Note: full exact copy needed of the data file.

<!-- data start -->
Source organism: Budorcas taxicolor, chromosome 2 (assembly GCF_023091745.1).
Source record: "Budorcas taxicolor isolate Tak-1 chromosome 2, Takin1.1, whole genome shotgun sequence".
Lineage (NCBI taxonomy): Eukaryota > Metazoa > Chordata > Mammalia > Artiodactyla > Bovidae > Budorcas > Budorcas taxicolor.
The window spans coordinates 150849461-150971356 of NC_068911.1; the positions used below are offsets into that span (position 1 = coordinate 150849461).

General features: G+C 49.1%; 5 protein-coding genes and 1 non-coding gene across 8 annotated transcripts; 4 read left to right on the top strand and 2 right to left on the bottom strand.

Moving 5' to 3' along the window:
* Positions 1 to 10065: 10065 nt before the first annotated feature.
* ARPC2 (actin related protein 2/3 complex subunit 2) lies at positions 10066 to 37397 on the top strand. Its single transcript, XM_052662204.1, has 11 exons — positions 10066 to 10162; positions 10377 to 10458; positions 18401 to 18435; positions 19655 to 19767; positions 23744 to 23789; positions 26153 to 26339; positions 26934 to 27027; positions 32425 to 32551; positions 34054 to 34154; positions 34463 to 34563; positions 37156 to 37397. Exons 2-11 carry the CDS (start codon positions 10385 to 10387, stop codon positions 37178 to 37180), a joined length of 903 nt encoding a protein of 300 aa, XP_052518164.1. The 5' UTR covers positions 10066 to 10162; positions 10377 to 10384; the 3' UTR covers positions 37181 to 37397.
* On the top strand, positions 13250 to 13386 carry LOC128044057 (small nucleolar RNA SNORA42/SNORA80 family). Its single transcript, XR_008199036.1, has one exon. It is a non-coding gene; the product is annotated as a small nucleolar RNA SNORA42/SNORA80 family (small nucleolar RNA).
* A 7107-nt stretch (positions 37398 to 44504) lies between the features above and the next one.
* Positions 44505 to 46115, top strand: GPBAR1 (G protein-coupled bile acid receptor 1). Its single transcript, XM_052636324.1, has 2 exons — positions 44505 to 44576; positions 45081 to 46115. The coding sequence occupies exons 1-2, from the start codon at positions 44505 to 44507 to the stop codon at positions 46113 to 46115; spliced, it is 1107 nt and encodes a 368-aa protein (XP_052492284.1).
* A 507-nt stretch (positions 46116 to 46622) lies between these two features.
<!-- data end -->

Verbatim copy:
Source organism: Budorcas taxicolor, chromosome 2 (assembly GCF_023091745.1).
Source record: "Budorcas taxicolor isolate Tak-1 chromosome 2, Takin1.1, whole genome shotgun sequence".
Lineage (NCBI taxonomy): Eukaryota > Metazoa > Chordata > Mammalia > Artiodactyla > Bovidae > Budorcas > Budorcas taxicolor.
The window spans coordinates 150849461-150971356 of NC_068911.1; the positions used below are offsets into that span (position 1 = coordinate 150849461).

General features: G+C 49.1%; 5 protein-coding genes and 1 non-coding gene across 8 annotated transcripts; 4 read left to right on the top strand and 2 right to left on the bottom strand.

Moving 5' to 3' along the window:
* Positions 1 to 10065: 10065 nt before the first annotated feature.
* ARPC2 (actin related protein 2/3 complex subunit 2) lies at positions 10066 to 37397 on the top strand. Its single transcript, XM_052662204.1, has 11 exons — positions 10066 to 10162; positions 10377 to 10458; positions 18401 to 18435; positions 19655 to 19767; positions 23744 to 23789; positions 26153 to 26339; positions 26934 to 27027; positions 32425 to 32551; positions 34054 to 34154; positions 34463 to 34563; positions 37156 to 37397. Exons 2-11 carry the CDS (start codon positions 10385 to 10387, stop codon positions 37178 to 37180), a joined length of 903 nt encoding a protein of 300 aa, XP_052518164.1. The 5' UTR covers positions 10066 to 10162; positions 10377 to 10384; the 3' UTR covers positions 37181 to 37397.
* On the top strand, positions 13250 to 13386 carry LOC128044057 (small nucleolar RNA SNORA42/SNORA80 family). Its single transcript, XR_008199036.1, has one exon. It is a non-coding gene; the product is annotated as a small nucleolar RNA SNORA42/SNORA80 family (small nucleolar RNA).
* A 7107-nt stretch (positions 37398 to 44504) lies between the features above and the next one.
* Positions 44505 to 46115, top strand: GPBAR1 (G protein-coupled bile acid receptor 1). Its single transcript, XM_052636324.1, has 2 exons — positions 44505 to 44576; positions 45081 to 46115. The coding sequence occupies exons 1-2, from the start codon at positions 44505 to 44507 to the stop codon at positions 46113 to 46115; spliced, it is 1107 nt and encodes a 368-aa protein (XP_052492284.1).
* A 507-nt stretch (positions 46116 to 46622) lies between these two features.